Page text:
Light a candle


The Archbishop writes in today's i newspaper - "It’s better to light a candle than to curse the darkness"...

You may not have heard of Lou Xiaoying.  One of the poorest of Chinese poor, she eked out a living by recycling rubbish.  Among the garbage she raked over, it was commonplace to find babies, often deserted as a result of the government’s one-child-per-family policy.  Xiaoying rescued 30 of them, nurturing them in her own home until they were well enough to be cared for by family and friends.  She and her husband raised four themselves.  

She said, “The whole thing started when I found the first baby, a little girl back in 1972, when I was out collecting rubbish. She was just lying amongst the junk on the street, abandoned. She would have died had we not rescued her and taken her in. Watching her grow and become stronger gave us such happiness and I realised I had a real love of caring for children. These children need love and care. They are all precious human lives. I do not understand how people can leave such a vulnerable baby on the streets.”

Xiaoying’s story eventually became public via the internet; an exemplar of how one unknown and seemingly powerless individual can work wonders.  

As Mother Teresa said, “If you can’t feed a hundred people, then feed just one.” 

Another little known heroine from the past was Octavia Hill, whose work in the Victorian era helped shape Britain today.  Shaken by London’s poverty, she pioneered social housing, campaigned for the preservation of green spaces and co-founded the National Trust, among many other projects.   Numerous individuals have made a difference against the odds.  In the face of fierce opposition, William Wilberforce campaigned to end slavery, among many other causes.  Marie Curie was a lone Polish scientist who developed the practical use of X-rays, despite the prejudice in her day against women scientists.   A man who used his entrepreneurial ability to benefit humanity was Nicholas Winton.  On the eve of World War II he organised the rescue of 669 mainly Jewish children from Czechoslovakia, finding them homes here and organising Kindertransport for their journey.  It took 50 years for his work to become widely known. 

Nelson Mandela endured 27 years in jail for his opposition to apartheid, then forgave his enemies when he was released, avoiding a bloodbath.  Then there’s my mentor, Janani Luwum, whose statue stands on the West wall of Westminster Abbey.  As Archbishop of Uganda, he protested against President Amin’s violent rule and was murdered.  He had said, “I am prepared to die in the army of Jesus”.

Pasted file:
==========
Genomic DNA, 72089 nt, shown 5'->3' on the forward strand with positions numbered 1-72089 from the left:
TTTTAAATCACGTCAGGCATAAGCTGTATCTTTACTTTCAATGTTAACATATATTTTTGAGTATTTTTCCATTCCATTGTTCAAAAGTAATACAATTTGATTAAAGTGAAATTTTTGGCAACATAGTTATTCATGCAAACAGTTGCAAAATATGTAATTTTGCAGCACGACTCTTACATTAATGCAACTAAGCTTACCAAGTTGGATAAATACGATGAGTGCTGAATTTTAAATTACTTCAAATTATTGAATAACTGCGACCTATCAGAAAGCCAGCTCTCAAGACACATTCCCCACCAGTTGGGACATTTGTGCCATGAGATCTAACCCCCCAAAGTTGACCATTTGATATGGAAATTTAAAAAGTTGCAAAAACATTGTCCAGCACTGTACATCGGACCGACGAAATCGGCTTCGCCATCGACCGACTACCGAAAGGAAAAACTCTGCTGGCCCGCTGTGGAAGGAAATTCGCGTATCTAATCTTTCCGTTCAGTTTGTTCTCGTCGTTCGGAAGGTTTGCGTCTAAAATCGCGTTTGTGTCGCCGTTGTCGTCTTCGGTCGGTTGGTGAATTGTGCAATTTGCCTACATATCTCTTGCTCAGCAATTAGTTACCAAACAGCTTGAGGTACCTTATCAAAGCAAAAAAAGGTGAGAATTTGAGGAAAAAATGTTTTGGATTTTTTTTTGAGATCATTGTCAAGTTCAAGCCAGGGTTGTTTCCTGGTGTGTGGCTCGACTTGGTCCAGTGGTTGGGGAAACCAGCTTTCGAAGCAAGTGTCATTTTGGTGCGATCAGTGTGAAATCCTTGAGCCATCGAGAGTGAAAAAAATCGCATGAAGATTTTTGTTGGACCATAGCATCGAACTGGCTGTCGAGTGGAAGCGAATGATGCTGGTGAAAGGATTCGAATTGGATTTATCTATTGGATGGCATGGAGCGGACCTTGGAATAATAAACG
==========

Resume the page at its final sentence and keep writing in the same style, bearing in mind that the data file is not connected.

Many of these did what they did, not because they expected fame or even success, but because they believed it to be right, little knowing the impact they were going to have then, and on subsequent generations.

When things are dire, remember the proverb, “It’s better to light a candle than to curse the darkness”.

Standing above the rest of humanity is another figure, about whom these words were written,

“He was born in an obscure village, the child of a peasant. He grew up in another village, where he worked in a carpenter shop until he was 30. Then, for three years, he was an itinerant preacher.

He never wrote a book. He never held an office. He never had a family or owned a home. He didn't go to college. He never lived in a big city. He never travelled 200 miles from the place where he was born. He did none of the things that usually accompany greatness. He had no credentials but himself.

He was only 33 when the tide of public opinion turned against him. His friends ran away. One of them denied him. He was turned over to his enemies and went through the mockery of a trial. He was nailed to a cross between two thieves. While he was dying, his executioners gambled for his garments, the only property he had on earth. When he was dead, he was laid in a borrowed grave, through the pity of a friend.

Twenty centuries have come and gone, and today he is the central figure of the human race. I am well within the mark when I say that all the armies that ever marched, all the navies that ever sailed, all the parliaments that ever sat, all the kings that ever reigned--put together--have not affected the life of man on this earth as much as that one, solitary life.” 

(Attributed to James Allan Francis)

The astounding Christian story began with God pitching his fleshly-tent in the world we thought was ours, via a baby dependent for his very survival on others. Later he called for allegiance from the entire human race.  His claims were paramount, life-changing and are now as urgent as ever.  So take courage my friend, and light that candle.  You can do it. 

God bless you in your endeavours and may you have a really Blessed Christmas.